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Conciliation proceedings in the labour dispute committee help coming to an agreement

30.05.2019


Unlike an official meeting of the labour dispute committee, the main base of which are legislations, the aim of conciliation proceedings is to reach a compromise, which would be acceptable for both parties. Conciliation proceedings are less official and there are more options for finding a suitable solution.

Meeli Miidla-Vanatalu, Deputy Director General in the Field of Prevention and Legal Affairs of the Labour Inspectorate

Legislations applicable in the employment-related conciliation proceedings

  • § 13 (2) of the Labour Dispute Resolution Act + Division 3 of the Act
  • Conciliation Act
  • §§ 4, 121¹, 627¹ and chapter 62¹ of the Code of Civil Procedure

The nature and the principles of the conciliation proceedings and the resolution of a dispute are very different. Both have complicated nuances as well as possibilities that facilitate reaching a solution.

The Labour Dispute Resolution Act that took effect in 2018 would give different possibilities for resolving their conflict to an employer and an employee who are involved in labour dispute:

  • reaching a mutual agreement without involving external assistance;
  • starting a dispute in a labour dispute resolution body or in the labour dispute committee or in court so that an independent party would make the decision;
  • reaching a compromise in the course of the dispute, or
  • undergoing a conciliation proceeding.

The cases where an employee and an employer resolve their problems among themselves do not reach the Labour Inspectorate or the labour dispute committee.  But all other cases where the sides in conflict either do not communicate with each other at all or decide to communicate through the labour dispute committee, end up there. In 2018, the labour dispute committee handled 2,700 applications, of which 407 were successfully resolved with a compromise between the parties and in 5 cases the parties came to the labour dispute committee to be conciliated.

The first solution for the problems at work is always communication with each other and looking for appropriate compromises within one’s own organisation. This necessitates that at least one of the parties is ready to make the first move or make a proposal regarding how the problem could be solved in their opinion. Unfortunately, Estonians do not wish to simply come to an agreement, but would rather take a long and complicated path of demanding truth and justice, best shown in the Estonian classic “Tõde ja õigus” (Truth and Justice) by A. H. Tammsaare. In a worst case scenario, one of the parties does not even let the other party know that they are having a problem but express their discontent directly to the third parties, including the press.

Without a doubt, there are and will be situations where it is not possible to talk about a compromise or reconciliation. For example, when despite sending repeated reminders, an employee has not received their salary for several months, and the employer only gives verbal promises without even considering to fulfil these. If the very same employer would like to show a little good will, they could propose a payment schedule to the employee in order to pay their debt to the employee over a longer period.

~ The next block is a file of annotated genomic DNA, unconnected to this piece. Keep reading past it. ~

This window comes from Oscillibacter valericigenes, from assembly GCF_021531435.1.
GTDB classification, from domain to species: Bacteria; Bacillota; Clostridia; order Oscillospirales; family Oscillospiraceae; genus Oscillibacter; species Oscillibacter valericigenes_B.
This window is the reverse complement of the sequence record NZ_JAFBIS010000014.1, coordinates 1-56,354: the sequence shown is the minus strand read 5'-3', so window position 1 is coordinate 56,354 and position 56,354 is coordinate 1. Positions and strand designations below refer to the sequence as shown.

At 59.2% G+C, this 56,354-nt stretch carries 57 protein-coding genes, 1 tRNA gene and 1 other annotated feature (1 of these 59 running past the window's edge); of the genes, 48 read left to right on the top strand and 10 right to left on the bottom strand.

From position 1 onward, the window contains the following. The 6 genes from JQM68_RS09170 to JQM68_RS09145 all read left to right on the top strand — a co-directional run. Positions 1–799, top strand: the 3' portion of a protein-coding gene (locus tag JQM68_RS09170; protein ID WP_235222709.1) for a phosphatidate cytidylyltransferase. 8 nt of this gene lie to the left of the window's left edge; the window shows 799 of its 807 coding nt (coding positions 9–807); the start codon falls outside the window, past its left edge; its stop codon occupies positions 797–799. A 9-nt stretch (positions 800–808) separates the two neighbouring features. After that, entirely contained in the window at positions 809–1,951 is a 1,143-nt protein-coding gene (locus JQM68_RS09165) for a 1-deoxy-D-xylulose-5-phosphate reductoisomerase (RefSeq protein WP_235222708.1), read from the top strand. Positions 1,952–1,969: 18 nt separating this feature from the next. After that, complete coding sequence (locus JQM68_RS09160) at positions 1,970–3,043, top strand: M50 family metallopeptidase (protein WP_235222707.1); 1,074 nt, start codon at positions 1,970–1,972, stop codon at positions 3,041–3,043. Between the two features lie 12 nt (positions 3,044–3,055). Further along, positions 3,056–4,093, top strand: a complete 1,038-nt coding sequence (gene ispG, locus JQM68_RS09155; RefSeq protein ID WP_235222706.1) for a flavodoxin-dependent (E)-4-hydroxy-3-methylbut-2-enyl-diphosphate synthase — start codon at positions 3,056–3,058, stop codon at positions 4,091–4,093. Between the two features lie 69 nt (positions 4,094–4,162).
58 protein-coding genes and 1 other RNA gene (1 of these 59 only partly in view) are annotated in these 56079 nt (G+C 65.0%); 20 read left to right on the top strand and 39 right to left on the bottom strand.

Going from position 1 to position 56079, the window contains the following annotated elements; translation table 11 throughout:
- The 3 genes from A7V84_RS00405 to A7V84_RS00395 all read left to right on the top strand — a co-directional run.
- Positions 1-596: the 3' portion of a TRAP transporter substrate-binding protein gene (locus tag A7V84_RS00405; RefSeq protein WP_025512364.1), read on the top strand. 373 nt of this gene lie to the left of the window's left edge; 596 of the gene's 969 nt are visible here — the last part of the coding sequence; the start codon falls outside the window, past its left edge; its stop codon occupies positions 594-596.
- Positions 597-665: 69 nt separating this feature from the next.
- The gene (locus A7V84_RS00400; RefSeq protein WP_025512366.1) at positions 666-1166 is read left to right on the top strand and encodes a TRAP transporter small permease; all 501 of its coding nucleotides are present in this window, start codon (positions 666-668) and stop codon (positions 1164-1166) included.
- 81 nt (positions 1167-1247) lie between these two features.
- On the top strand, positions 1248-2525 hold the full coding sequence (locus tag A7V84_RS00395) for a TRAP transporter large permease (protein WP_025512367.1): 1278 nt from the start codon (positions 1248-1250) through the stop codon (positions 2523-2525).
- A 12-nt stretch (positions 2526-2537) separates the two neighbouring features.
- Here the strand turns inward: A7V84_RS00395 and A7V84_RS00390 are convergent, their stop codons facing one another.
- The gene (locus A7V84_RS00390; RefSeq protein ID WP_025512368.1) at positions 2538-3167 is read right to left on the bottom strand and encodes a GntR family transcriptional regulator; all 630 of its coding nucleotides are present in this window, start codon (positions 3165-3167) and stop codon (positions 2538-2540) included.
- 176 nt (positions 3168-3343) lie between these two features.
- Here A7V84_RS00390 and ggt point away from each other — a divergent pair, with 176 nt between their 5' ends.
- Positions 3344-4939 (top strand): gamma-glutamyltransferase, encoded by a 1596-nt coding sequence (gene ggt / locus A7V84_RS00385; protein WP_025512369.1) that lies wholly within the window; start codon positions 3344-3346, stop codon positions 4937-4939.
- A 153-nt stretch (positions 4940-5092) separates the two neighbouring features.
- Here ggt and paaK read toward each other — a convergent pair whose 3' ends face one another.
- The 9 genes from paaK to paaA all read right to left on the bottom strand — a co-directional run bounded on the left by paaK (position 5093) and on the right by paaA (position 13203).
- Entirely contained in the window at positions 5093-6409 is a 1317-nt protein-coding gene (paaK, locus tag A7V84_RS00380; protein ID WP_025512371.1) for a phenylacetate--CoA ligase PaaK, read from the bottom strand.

If there is a will for conciliation but the parties are not able, do not want or even do not know how to communicate with each other, it is possible to get help from a professional conciliator and start the conciliation proceedings.

Who can be the conciliators?

According to the Conciliation Act, a conciliator of the labour dispute can be either a natural person whom the parties have entrusted the task of conciliating the parties, an attorney at law who has submitted a corresponding application to the management board of the Estonian Bar Association, or in the cases provided by law, a conciliation body of the government or a local authority. The labour dispute committee is one of the above mentioned conciliation bodies established by the state. Thus the parties themselves can decide who would qualify as the best intermediary.

If the employer is ready to bear the costs of a conciliator, the employee may become suspicious that the one, who pays the piper, calls the tune, or in other words, whether a professional conciliator is able to remain unbiased.

A conciliator cannot conduct the conciliation proceedings in the matter where they are themselves a party of the proceedings, or a person against whom a claim, resulting from the proceedings, can be filed. Moreover, a conciliator cannot conciliate in the matters of their direct blood relatives, spouse or domestic partner. Excluded is also a conciliation in the matter where the conciliator is or has been the representative, or the advisor of the party to the proceedings, where they have participated, or where they had the right to participate as the legal representative of the party to the proceedings. Thus, addressing the labour dispute committee as a state conciliation body can be one of the best and most appropriate solutions.